Catalogues and search engines let you use keywords to search the Internet for virtually any topic. Not all search engines are created equal, though. As Jian Liu explains, all search devices have been traditionally classified into two general categories: those that focus on organizing and displaying search results, and those that expend more effort on the search process itself.
Yahoo, Metroscope, and The HUGE List, are examples of the first. These classify Internet resources into catagories (such as "computers" or "education) in order to make it easy for you to use the engine to find information. Unfortunately, collecting and categorizing resources is labor intensive and requires a great deal of human intervention. While these engines may be easy to use and interesting to look at, the depth and breadth of their search is often limited.
Lycos, Alta Vista, and Inktomi are examples of search engines that focus more on the search process itself. These engines generally will be able to locate more things and return thousands of hits during a single search. The greater number of hits means more work for the user, but it also ensures a more complete search.
A new generation of fast, powerful engines, like Alta Vista and Inktomi, will read and classify every word on every WWW page and FTP site they stumble upon. You could do a keyword search on, say, "James Joyce," and find every document in which "James" and "Joyce" are mentioned together and seperately.
Such a capabilitiy makes traditional keyword search methods a bit unwieldy. If these engines become models for the future we will need to develop new search methods that require more specific approaches. Instead of keywords, we might use quotes, specific facts with boolean tags that can make the facts more specific to a particular kind of document.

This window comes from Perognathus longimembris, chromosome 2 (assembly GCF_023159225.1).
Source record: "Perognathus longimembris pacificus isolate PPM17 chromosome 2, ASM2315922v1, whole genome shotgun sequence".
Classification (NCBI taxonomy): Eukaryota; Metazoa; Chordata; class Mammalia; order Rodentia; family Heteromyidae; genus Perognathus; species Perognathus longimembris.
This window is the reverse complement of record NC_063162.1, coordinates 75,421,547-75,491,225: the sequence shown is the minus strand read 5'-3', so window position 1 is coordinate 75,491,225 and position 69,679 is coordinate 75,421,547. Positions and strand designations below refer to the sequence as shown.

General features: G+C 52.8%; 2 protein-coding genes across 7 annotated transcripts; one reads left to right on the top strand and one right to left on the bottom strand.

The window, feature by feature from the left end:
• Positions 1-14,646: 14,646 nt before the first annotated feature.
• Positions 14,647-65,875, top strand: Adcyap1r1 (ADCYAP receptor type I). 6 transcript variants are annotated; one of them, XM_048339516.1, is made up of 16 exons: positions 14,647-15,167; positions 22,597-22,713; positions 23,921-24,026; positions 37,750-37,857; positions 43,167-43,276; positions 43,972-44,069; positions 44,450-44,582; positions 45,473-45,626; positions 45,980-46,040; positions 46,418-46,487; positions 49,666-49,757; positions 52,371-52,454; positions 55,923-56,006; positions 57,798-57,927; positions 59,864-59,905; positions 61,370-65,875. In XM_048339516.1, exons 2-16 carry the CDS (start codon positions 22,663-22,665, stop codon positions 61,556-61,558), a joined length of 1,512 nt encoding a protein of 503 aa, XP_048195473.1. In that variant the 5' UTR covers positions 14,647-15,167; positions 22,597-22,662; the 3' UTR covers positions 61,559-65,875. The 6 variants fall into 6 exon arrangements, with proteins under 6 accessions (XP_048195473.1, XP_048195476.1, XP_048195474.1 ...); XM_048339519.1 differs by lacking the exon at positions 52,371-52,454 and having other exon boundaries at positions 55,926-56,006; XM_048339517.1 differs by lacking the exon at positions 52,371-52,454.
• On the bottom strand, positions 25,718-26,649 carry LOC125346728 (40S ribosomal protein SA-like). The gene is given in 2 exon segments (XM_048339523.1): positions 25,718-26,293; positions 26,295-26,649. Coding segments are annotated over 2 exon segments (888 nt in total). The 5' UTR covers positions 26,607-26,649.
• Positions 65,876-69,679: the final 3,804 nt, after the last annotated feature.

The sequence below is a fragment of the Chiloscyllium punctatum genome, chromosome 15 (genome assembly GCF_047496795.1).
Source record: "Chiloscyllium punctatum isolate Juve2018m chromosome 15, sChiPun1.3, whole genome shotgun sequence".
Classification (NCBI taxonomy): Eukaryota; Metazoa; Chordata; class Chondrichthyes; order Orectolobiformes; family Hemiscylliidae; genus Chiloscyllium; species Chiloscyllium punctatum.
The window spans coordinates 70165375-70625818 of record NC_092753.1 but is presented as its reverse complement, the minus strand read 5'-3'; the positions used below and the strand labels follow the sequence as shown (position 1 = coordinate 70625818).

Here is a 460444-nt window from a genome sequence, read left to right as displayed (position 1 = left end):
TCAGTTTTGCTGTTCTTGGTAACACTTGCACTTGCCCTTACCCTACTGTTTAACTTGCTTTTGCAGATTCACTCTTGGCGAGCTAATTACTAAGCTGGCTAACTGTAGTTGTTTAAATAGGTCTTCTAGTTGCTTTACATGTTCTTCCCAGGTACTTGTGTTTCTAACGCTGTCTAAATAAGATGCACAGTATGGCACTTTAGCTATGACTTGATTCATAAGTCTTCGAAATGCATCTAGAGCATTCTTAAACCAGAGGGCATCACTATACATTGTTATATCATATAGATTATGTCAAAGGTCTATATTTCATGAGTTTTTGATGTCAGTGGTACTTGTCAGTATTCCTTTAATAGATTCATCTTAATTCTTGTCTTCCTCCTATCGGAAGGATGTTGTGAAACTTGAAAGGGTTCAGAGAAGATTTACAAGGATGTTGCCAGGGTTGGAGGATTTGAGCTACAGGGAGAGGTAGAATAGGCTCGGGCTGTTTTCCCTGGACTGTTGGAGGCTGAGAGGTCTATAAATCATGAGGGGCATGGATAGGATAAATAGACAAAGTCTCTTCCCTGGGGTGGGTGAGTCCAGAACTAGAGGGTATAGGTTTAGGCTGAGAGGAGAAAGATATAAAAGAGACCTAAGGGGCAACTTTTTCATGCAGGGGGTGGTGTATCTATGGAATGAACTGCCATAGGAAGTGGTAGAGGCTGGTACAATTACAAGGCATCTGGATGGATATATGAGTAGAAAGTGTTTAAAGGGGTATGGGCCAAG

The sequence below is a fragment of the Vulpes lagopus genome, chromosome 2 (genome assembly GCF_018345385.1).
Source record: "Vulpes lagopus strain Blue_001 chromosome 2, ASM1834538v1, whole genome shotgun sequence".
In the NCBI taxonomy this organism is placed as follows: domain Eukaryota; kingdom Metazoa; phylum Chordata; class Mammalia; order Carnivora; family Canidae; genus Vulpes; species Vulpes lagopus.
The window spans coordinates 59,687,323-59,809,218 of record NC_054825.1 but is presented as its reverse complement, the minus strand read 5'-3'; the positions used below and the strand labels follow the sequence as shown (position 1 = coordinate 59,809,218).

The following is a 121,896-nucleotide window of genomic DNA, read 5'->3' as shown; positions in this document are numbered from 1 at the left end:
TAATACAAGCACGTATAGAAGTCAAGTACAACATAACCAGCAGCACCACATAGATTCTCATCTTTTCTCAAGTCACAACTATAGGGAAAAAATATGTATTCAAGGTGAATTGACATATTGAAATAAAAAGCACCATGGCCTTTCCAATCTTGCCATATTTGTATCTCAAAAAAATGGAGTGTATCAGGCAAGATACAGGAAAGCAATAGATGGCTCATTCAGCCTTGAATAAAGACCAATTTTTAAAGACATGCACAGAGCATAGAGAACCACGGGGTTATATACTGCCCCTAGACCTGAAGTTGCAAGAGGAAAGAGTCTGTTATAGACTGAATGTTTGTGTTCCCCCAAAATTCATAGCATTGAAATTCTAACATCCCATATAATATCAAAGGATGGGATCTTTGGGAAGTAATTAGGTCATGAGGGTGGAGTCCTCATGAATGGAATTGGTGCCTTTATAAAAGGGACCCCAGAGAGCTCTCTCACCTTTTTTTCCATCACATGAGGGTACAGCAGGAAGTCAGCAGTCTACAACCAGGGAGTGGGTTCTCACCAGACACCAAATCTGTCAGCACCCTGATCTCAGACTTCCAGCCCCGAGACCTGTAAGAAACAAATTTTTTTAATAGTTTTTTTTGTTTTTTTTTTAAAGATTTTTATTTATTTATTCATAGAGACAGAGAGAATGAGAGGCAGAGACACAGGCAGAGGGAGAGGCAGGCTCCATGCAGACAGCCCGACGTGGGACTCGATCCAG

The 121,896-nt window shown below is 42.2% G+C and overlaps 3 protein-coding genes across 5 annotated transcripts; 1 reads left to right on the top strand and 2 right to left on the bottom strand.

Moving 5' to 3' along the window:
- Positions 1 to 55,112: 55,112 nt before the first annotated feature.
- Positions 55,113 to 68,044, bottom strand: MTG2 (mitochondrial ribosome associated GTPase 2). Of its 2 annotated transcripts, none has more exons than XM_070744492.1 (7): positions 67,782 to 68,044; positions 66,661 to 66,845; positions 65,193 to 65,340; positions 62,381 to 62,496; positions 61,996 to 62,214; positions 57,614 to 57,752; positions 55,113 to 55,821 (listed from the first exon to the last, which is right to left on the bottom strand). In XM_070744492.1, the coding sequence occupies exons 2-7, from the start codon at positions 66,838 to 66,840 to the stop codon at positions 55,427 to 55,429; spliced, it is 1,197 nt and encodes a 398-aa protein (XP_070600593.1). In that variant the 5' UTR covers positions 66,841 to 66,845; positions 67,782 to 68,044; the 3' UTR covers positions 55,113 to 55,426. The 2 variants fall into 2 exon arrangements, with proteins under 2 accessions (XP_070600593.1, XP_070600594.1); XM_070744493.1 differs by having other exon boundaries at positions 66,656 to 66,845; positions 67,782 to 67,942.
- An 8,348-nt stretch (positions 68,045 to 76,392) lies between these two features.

The general trend seems to show that engines are developing similar characteristics and becoming more and more alike. In the future, the differences between Yahoo and Inktomi may be based more on quality (the kind of information gathered and catalogued) rather than on the quantity of information (although the number of hits a search engine makes on any given task will probably always be important).
To learn more about search engines and how to use them, see Jian Liu's "Understanding WWW Search Tools," Ian Winship's "World Wide Web Searching Tools -- An Evaluation."
The HUGE List
The Whole Internet Cataloge
WWW Virtual Library
WWW Yellow Pages
Granted, this may be old technology, but gophering is one of the best ways to get around the Net. A great deal of information is still maintained in gopher holes and can only be located there. A thorough search of material on the Internet must include gopher.
Alex: Gopher to gopher.lib.scsu.edu and select "/Library Without Walls/Electronic Journals"
Archie: One of the first widely used internet search engines. Still useful. Telnet to archie.rutgers.edu and select "/search"
Veronica, Archie's pal, another old favorite. Gopher to gopher.unr.edu and select "/search"
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